Human beings are producers and material production is the primary form of this activity, they are also, by nature, "free conscious producer[s]" who have not yet been able to express themselves freely because production takes place only as the result of "need and greed," driven, in the modern age, by the bourgeois passion for the accumulation of capital (Tucker xxv). In industrialized societies, the majority--the laborers or proletariat--sell their labor for wages to the few capitalists who own the means of production. Marx viewed this relationship between capital and labor as the basis of bourgeois society. As capitalism is driven to increase the margin of surplus-value produced by workers, the individual laborer's lot in life grows invariably worse. Improved conditions would simply interfere with the increases in profitability that are based on higher surplus-value from labor. Since man now produces involuntarily, and does so in the stressful division-of-labor context of modern manufacturing, he is "estranged from his human nature [and] labour is alienated labour" (Tucker, xxv).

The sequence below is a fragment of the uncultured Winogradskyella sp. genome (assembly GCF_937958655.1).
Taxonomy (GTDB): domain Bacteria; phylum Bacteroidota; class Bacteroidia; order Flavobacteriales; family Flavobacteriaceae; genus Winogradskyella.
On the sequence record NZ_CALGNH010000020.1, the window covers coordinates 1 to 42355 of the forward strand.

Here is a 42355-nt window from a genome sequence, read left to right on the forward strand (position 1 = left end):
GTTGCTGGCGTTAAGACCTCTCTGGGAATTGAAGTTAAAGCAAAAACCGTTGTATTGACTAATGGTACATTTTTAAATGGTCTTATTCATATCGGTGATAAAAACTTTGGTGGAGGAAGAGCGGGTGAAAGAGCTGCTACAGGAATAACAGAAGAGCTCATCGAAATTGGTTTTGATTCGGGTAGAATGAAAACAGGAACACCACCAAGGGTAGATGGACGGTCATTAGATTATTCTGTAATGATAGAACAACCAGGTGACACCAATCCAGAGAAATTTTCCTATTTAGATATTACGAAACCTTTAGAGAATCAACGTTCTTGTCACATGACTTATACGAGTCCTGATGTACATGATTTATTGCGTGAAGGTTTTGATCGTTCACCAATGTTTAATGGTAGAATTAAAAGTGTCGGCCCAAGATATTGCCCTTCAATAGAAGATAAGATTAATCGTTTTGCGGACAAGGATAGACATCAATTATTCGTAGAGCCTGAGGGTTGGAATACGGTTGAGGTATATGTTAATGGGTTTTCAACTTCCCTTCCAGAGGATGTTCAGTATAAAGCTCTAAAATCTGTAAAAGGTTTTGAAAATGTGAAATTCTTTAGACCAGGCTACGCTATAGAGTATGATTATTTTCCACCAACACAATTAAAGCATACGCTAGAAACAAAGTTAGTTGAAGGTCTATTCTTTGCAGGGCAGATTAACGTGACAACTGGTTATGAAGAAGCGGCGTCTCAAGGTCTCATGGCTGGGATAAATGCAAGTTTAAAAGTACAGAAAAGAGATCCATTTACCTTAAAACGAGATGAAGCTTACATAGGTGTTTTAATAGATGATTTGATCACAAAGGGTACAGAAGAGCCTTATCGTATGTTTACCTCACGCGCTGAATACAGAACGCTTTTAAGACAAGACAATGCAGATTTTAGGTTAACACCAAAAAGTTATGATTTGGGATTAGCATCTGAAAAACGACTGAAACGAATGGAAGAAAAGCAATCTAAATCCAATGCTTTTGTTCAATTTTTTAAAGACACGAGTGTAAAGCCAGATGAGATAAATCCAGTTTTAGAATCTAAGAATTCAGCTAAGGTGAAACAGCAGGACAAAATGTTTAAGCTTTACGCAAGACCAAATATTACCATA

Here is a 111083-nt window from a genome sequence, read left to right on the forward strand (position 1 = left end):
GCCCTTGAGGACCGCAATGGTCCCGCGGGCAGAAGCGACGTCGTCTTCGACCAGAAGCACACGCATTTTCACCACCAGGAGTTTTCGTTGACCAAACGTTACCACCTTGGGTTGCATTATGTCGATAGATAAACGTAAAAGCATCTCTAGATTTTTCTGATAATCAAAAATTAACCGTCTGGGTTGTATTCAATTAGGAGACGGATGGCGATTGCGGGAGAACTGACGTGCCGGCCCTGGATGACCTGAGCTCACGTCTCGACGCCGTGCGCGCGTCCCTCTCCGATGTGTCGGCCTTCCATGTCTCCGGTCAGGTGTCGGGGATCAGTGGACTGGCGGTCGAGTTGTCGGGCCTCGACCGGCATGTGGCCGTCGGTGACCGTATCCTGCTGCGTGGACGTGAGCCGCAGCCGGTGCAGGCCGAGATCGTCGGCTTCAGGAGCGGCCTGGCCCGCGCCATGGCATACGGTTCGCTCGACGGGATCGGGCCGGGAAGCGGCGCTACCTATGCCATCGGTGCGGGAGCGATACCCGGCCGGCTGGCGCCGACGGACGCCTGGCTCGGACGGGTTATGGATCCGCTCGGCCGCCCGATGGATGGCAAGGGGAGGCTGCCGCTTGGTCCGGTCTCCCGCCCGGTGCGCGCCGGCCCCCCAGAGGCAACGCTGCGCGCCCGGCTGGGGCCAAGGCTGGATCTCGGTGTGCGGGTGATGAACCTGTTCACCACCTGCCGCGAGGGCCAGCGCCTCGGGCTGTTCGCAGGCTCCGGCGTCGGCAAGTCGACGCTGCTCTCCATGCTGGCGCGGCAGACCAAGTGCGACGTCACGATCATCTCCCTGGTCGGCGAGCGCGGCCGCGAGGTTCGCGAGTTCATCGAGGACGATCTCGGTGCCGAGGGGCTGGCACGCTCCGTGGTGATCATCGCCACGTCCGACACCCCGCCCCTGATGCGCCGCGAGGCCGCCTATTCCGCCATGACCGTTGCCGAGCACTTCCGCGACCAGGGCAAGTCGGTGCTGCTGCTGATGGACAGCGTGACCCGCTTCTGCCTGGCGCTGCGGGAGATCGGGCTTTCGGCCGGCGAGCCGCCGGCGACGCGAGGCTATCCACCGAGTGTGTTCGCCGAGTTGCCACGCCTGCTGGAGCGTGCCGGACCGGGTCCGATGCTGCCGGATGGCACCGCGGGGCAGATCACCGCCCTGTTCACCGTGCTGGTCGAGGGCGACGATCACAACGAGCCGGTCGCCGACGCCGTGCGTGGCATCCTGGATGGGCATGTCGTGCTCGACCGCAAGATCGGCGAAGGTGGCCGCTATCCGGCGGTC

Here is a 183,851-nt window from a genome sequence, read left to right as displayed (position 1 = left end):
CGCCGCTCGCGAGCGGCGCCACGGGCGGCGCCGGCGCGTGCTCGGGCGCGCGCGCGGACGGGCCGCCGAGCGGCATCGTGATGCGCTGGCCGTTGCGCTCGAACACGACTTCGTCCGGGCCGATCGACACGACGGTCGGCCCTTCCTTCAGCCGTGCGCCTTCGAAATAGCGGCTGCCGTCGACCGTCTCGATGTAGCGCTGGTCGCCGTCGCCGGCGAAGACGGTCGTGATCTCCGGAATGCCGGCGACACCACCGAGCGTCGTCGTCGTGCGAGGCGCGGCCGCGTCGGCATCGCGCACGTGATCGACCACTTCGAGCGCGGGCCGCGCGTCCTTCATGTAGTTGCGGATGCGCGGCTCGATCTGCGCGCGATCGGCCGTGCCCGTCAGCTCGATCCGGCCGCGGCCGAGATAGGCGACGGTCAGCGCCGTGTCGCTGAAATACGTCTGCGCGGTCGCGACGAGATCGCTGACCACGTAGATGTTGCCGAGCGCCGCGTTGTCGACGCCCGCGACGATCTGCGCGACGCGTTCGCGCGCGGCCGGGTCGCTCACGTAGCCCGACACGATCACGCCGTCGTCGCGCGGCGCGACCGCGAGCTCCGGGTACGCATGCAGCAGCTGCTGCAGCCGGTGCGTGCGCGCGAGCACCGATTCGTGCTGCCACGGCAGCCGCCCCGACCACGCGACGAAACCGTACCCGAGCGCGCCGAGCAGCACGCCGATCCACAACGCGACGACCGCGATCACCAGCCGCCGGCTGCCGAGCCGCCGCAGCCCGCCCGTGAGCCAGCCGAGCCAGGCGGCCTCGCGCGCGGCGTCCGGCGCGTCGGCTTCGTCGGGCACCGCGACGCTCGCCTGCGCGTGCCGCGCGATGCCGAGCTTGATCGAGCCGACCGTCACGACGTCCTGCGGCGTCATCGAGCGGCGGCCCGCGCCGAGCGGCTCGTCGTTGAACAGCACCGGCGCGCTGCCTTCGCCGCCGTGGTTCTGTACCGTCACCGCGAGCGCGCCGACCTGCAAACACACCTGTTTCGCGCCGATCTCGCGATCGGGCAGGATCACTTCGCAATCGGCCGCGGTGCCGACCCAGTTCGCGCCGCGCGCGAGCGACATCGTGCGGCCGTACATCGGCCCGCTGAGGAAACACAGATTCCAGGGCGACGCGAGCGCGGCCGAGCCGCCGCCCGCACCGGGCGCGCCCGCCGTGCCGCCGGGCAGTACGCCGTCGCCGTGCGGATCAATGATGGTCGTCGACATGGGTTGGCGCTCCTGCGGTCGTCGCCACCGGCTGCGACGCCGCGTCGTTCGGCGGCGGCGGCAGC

In explaining the development of the capitalist mode of production, Marx sees each step in the historical process as one that will only take place when the other essential conditions are satisfied. Beginning from the proposition that man is, by nature, a producer he demonstrates that the pr